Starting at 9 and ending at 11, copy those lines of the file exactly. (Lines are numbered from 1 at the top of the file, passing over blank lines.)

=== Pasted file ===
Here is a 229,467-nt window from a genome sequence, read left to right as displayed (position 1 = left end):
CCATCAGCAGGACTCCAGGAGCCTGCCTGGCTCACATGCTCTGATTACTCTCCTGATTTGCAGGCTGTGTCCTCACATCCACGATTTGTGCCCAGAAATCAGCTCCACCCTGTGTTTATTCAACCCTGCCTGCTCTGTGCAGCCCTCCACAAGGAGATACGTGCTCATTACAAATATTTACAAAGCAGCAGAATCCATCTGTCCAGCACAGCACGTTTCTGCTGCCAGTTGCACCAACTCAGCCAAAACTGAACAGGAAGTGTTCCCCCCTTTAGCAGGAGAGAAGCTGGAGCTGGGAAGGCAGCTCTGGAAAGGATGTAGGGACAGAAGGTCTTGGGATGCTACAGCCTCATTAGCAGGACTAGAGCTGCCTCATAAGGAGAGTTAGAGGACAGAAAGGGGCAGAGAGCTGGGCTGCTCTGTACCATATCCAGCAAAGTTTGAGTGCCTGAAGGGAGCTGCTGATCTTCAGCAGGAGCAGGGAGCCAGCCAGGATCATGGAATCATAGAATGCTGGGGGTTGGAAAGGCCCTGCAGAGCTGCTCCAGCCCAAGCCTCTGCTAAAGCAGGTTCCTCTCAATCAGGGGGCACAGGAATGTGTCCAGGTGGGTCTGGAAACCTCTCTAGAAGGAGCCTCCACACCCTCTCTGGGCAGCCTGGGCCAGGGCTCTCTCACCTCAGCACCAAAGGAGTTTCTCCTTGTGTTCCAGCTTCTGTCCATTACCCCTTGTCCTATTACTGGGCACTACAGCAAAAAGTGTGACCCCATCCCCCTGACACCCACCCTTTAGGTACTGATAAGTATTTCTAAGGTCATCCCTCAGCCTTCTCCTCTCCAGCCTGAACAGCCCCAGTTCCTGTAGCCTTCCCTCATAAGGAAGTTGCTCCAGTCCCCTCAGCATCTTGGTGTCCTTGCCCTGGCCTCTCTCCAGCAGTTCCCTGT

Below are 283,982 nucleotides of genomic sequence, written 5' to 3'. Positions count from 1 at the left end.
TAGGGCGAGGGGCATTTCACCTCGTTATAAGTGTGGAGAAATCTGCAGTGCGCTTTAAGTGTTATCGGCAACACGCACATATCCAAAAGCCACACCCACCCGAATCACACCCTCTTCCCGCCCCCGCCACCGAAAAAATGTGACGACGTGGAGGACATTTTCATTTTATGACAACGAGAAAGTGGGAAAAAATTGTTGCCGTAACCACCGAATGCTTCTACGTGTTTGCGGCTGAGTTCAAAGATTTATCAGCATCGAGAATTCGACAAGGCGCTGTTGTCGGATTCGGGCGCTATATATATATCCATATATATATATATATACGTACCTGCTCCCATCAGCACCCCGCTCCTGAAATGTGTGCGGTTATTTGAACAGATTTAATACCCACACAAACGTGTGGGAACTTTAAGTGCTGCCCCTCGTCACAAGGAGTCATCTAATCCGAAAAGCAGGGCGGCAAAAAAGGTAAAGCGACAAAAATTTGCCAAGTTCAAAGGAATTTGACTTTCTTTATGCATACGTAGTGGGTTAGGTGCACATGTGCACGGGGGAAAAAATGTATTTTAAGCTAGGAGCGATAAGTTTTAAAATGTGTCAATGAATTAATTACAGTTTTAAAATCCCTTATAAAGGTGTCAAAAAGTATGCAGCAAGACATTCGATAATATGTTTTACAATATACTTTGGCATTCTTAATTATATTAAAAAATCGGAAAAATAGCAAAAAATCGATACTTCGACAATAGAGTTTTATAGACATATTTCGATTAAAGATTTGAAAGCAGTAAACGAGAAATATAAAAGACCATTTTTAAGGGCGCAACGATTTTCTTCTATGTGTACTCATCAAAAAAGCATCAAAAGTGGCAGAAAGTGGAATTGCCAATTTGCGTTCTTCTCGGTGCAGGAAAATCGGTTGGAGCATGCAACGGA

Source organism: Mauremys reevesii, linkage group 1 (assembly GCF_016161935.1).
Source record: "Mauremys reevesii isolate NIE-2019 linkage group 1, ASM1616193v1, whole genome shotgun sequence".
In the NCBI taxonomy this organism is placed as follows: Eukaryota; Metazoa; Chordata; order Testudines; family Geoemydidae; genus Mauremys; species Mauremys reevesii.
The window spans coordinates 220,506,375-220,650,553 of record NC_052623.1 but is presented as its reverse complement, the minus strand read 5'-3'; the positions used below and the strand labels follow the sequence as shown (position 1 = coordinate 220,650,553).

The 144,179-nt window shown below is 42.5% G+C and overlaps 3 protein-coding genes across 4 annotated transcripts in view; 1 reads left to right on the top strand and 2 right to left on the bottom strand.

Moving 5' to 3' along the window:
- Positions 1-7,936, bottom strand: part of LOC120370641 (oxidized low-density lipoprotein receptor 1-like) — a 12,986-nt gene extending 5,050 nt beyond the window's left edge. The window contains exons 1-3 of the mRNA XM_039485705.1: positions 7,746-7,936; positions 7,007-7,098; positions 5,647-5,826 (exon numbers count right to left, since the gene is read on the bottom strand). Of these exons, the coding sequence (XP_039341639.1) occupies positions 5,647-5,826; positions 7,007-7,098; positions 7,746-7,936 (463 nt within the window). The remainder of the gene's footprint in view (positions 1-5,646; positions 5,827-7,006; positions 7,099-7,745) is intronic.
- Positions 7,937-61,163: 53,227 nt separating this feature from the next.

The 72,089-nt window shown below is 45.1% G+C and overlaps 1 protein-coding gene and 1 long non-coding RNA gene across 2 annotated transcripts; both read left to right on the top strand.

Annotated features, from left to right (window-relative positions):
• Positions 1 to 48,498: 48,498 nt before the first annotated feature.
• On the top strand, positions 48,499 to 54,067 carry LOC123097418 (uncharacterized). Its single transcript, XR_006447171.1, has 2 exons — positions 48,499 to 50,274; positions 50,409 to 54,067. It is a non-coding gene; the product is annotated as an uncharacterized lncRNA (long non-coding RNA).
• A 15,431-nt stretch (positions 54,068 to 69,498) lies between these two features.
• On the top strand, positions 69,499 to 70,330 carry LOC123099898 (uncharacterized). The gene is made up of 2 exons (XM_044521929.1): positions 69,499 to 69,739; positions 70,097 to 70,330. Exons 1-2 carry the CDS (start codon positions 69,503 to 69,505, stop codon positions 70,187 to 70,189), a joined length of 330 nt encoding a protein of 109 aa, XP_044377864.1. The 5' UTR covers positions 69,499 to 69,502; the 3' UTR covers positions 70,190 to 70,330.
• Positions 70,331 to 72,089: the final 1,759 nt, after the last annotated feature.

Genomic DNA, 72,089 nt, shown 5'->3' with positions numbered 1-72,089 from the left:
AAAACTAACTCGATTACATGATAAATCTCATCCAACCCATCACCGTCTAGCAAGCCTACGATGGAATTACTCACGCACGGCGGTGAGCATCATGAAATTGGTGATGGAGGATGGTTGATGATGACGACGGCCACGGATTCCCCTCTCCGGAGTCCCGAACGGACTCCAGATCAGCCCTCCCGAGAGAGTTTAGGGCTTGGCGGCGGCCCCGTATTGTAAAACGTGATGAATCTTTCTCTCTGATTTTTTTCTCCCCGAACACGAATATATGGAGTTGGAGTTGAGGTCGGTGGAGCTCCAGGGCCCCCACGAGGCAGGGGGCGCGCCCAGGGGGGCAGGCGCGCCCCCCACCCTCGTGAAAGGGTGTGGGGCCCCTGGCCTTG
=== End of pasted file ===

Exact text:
The 144,179-nt window shown below is 42.5% G+C and overlaps 3 protein-coding genes across 4 annotated transcripts in view; 1 reads left to right on the top strand and 2 right to left on the bottom strand.

Moving 5' to 3' along the window:
- Positions 1-7,936, bottom strand: part of LOC120370641 (oxidized low-density lipoprotein receptor 1-like) — a 12,986-nt gene extending 5,050 nt beyond the window's left edge. The window contains exons 1-3 of the mRNA XM_039485705.1: positions 7,746-7,936; positions 7,007-7,098; positions 5,647-5,826 (exon numbers count right to left, since the gene is read on the bottom strand). Of these exons, the coding sequence (XP_039341639.1) occupies positions 5,647-5,826; positions 7,007-7,098; positions 7,746-7,936 (463 nt within the window). The remainder of the gene's footprint in view (positions 1-5,646; positions 5,827-7,006; positions 7,099-7,745) is intronic.